Charles Leclerc, George Russell, Alex Albon and Lando Norris attracting new F1 fans through Twitch

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  • One of the highlights from the Formula One season’s pause was seeing some younger drivers engage with their fans on social media.

    George Russell, Charles Leclerc, Alex Albon and Lando Norris regularly met up on Twitch, a streaming service among online gamers, to race, chat and generally just to catch up with each other.

    The quartet, all friends off the track, are widely regarded as the next generation of F1 stars thanks to their stellar junior careers.

    Leclerc and Albon were team-mates at ART Grand Prix during the 2016 GP3 series, which the Monaco native would ultimately go on to win.

    As Leclerc graduated to F1 with Sauber in 2018, Russell, Norris and Albon all earned promotion the following season after placing in the top-three of the F2 Championship.

    Even through various battles over the years, their friendship off the track has not distracted them from their job on it. The unwritten rule in racing is that once the helmet is on, there are no friendships.

    As a sports fan, it’s refreshing to see these young drivers remain friends, a vast contrast to previous decades in F1 when it was all fight on the circuit and little time for friendship off it.

    “We have group chats and things like that. We talk about a lot of things. We talk about everything. I would say that 80 per cent of what we talk about is not to do with racing, it’s rubbish,” Albon told the F1 Nation podcast recently.

    “We all want each other to do well. We are the young generation, we all support each other.

    “It’s quite a normal thing to race hard on the track and be friendly off it.”

    Through Twitch in recent months, the quartet have created entertainment for fans and formed a greater bond, regularly joking and commenting on each other’s gameplay. There have been many funny moments too like when Leclerc wore a banana costume and Norris shaved his hair.

    Leclerc and Norris, in particular, are among the most popular drivers in F1, boasting 3.7 million and 2.1 million followers on Instagram and 536,000 plus 645,000 on Twitch respectively. A significant audience that has the potential to attract new fans to the sport.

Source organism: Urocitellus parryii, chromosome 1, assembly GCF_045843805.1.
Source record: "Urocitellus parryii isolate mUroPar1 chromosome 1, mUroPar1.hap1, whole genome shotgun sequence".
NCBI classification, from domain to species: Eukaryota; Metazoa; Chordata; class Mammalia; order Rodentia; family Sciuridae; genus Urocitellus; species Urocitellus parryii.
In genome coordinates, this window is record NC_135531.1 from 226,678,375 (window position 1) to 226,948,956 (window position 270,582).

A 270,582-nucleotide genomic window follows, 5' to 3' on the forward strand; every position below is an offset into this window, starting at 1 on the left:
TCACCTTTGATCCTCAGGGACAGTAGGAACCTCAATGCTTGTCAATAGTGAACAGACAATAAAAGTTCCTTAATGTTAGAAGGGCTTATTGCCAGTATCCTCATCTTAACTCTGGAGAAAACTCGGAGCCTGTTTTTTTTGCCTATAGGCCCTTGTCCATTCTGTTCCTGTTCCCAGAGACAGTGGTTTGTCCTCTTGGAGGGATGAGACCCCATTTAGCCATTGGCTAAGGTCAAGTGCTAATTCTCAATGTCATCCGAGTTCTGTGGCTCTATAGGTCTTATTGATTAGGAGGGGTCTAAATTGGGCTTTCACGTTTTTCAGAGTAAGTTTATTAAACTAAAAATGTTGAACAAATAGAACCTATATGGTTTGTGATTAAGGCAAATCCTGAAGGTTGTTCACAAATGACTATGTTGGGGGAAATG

Watching the likes of Leclerc and Norris online on a regular basis has given fans more of a feel for their personalities and pushed them to switch on the television to follow their progress on F1 race weekends.

    One of the big appeals with gaming on Twitch is its young demographics where 72 per cent of its audience are under the age of 34 and 26 per cent aged between 13-17. Viewing numbers are impressive too with 18.5 million daily active viewers in 2019.

    The online charm is certainly gaining traction and its potential cannot be ignored.

    When Liberty Media acquired F1 in 2017, the sport’s TV viewership was in decline and interest had started to drop. In an attempt to reverse the trend, F1 ramped up its outreach to fans on social media and streaming services.

    Since March, the Virtual Grand Prix – held in place of the postponed races during the pandemic – generated over 95 million views online, including 22 million on live streams. The sport’s overall social media engagement is up 30 per cent year on year.

    Now through social media and online gaming, new followers are provided with more access to these sporting personalities. From watching Norris, Russell, Albon and Leclerc gaming live, fans feel like they are creating their own personal relationships with them. This, in turn, may force new followers to follow F1.

    Of course, times have changed and who is to say that if social media and online gaming was big 20 years ago, that we wouldn’t have seen the likes of Mika Hakkinen, David Coulthard or Rubens Barrichello capitalising on a growing market and interacting with their fans.

    Nevertheless, Norris, Russell, Albon and Leclerc come from a new generation that understands interactivity and social media. Added to that is the fact they are likeable, funny athletes. This direct engagement through video allows fans to get to know the drivers better, even though they may never have met them before.

    While talk of Twitch becoming the future way to watch F1 may be premature, it offers some fascinating opportunities for the future, especially for drawing in new fans and a new audience.